When it comes to mobile platforms, Wayfair has multiple end user focused apps across iOS and Android, with over 100 engineers working on them. As the recently appointed lead of the App Team here at Wayfair, I chose to ask fairly generic yet consistent questions upon my arrival to get the lay of the land. These questions included:

  • What are your team’s challenges?
  • What are the opportunities?
  • What should my focus be?
  • What is there to like at Wayfair?
  • What could be better for you?
  • Who do you rely on most?
  • Are there any missing amenities?
  • Are there any missing tools?
  • Is there any problem with the current tech stack?

Once here, I went about my fact-finding mission for about a month. On my very first day on the job though, I got a very consistent vibe about what was going on in App Land. As a result, I started listing my focus areas on Day 1 and got to work.

What Challenges Were We Facing?

App development is inherently hard at scale. On one side, app developers have to create new features that are usable, which in turn helps the business. On the flip side, app developers need to keep the apps “appy”: fast, consistent, fluid, and fun; exactly what users expect from a native app. However, this requires an investment in performance that can be at odds with pure feature work. Balancing both is fine when the App Team is small, but as the team and codebase scales, keeping focus on these two things equally, in a connected way as both efforts evolve together, is actually very hard. This is especially true when the App Team is as big as it is at Wayfair.

The App Team wasn’t always this big. The native apps on Android were only created a couple of years ago, after all. Wayfair has been growing fast, with the App Team growing way faster; ultimately, the organization structure that was so successful a couple of years ago no longer made sense. The App Team was actually two teams, split between iOS and Android. QA, engineering leadership, and even product management were split by platform. There was a growing imbalance between the number of iOS developers and Android developers (3:1), with iOS developers focused on specific business needs and trying to work with counterparts in each business area. In contrast, Android work was fully centralized. Moreover, native apps were also being created in other parts of the organization with minimal support. Pain points spread across different areas such as coordination, platform support, ability to scale, and product strategy.

Coordination and Ownership

There was ambiguous accountability for tech leaders within this group, with up to four engineering managers needed to get alignment on cross-platform projects. Each of these groups also employed different agile ceremonies. The same ambiguity in accountability existed in product management as well. App development was not really top of mind; at best, it was an afterthought. A fast-follow model from Web to App was adopted due to the scarcity of app engineers, fueled by a drive for feature parity, which means features were developed first on Web then duplicated on App almost as-is. This caused issues in terms of reworking, the inability to catch-up, and apps eventually looking like mobile websites.

Platform Support and Scaling

Full-stack developers were not approaching work in a true client-server architecture, focusing on developing APIs only useful for the website and not thinking about app capabilities and constraints. The user experience ended up being inconsistent, slow, and too much like mobile web, especially on iOS.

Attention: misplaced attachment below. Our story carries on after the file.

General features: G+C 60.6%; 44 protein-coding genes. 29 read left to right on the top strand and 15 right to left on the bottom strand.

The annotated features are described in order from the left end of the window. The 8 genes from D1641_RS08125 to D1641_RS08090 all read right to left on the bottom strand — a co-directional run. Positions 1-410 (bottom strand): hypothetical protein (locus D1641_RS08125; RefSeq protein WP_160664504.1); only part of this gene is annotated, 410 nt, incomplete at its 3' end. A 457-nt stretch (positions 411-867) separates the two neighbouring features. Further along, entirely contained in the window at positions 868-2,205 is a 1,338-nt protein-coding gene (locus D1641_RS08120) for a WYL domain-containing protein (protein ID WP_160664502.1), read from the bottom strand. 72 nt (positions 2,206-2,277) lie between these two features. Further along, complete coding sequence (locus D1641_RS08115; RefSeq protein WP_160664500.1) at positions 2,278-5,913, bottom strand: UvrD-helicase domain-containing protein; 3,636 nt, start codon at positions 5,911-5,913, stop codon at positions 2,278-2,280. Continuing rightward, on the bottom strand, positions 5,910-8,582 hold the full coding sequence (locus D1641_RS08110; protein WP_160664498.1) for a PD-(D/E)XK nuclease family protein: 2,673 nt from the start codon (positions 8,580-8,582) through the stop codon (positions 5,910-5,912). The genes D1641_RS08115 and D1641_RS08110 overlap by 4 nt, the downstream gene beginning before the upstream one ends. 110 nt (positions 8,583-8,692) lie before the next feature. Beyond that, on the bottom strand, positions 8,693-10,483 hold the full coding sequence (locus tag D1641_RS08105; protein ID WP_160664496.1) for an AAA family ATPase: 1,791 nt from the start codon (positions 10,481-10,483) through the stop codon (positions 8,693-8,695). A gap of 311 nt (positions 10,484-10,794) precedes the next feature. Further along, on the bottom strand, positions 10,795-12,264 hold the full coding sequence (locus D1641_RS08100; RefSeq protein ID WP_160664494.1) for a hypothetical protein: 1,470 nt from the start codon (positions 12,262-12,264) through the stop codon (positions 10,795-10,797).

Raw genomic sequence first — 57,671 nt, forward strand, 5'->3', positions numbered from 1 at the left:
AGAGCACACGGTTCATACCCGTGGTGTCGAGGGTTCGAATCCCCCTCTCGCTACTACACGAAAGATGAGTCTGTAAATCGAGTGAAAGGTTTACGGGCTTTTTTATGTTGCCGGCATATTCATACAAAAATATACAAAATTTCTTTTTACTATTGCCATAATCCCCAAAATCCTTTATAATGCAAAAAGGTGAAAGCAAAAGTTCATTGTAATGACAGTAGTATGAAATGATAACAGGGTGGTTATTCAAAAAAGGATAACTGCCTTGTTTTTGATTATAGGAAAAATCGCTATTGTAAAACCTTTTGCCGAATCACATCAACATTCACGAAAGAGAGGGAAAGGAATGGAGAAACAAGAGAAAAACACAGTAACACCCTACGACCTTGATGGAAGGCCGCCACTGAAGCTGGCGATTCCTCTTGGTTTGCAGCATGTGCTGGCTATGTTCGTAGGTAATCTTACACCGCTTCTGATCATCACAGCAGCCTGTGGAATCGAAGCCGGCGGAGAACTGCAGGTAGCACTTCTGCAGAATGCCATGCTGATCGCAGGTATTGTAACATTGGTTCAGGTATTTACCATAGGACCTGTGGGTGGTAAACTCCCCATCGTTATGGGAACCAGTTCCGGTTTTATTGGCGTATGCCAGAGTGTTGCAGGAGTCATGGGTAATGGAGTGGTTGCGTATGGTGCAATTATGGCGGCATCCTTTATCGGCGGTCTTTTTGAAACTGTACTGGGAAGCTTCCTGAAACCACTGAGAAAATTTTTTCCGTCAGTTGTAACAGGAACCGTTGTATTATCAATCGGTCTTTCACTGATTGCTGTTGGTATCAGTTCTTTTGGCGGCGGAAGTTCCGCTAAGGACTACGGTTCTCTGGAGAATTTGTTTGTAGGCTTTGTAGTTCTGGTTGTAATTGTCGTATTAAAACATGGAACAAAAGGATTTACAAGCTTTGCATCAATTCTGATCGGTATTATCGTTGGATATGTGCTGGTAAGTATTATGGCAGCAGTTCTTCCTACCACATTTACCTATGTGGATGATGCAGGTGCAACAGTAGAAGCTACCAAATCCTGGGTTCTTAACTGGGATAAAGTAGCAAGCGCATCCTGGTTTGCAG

Having a centralized reporting structure also doesn’t scale well. As the app organization grew, it had become more and more difficult for Associate Directors to do their jobs effectively. This was only getting worse as we kept on hiring. The career growth of existing Senior App Managers was limited by the number of leaders needed.

Product

The team responsible for giving end users a great shopping experience for their home had no clear vision of app development from a product perspective, with just a quarterly prioritized roadmap for App. App Product Managers were more so project managers – leaving product responsibility to Product Managers across teams. Alas, these Product Managers and Designers were not designing for App at the outset, but instead adapting web designs.

Our Approach

Any organization that designs software will inevitably produce a design whose structure is a copy of the organization’s communication structure (as inspired by Conway’s Law).

Not all of the challenges presented above can be fixed with a magic change; far from it. Some were also rooted in the culture of the organization. But many of the concerns were seeded by a lack of ownership of native app in each team. iOS engineers were already “distributed,” sitting with the rest of each feature team, yet these iOS engineers did not interact with the rest of the App Team. The Android team was a pure service organization. There was no real incentive for teams across this part of the Engineering organization to work with native app; none from the organizational model and even less from the concept of feature parity. Moreover, we did not know what we wanted these native apps to “be” in the first place.

We first decided to come up with a vision and a strategy for the app using a tool called the One Pager. The One Pager helps distill a vision and strategy in a succinct fashion, asking simple questions about why the team exists, what it would take to achieve the team’s mission, and how the team plans to deliver on their goals.

Once we had a vision for the app, we came up with an organization strategy to support that vision. We had a few guiding principles:

  1. Each team at Wayfair should own customer problems and solutions across platforms: delivering features on App as much as they own delivering features on the website
  2. Under any reporting model, we need to maintain centralized platform teams with clear areas of ownership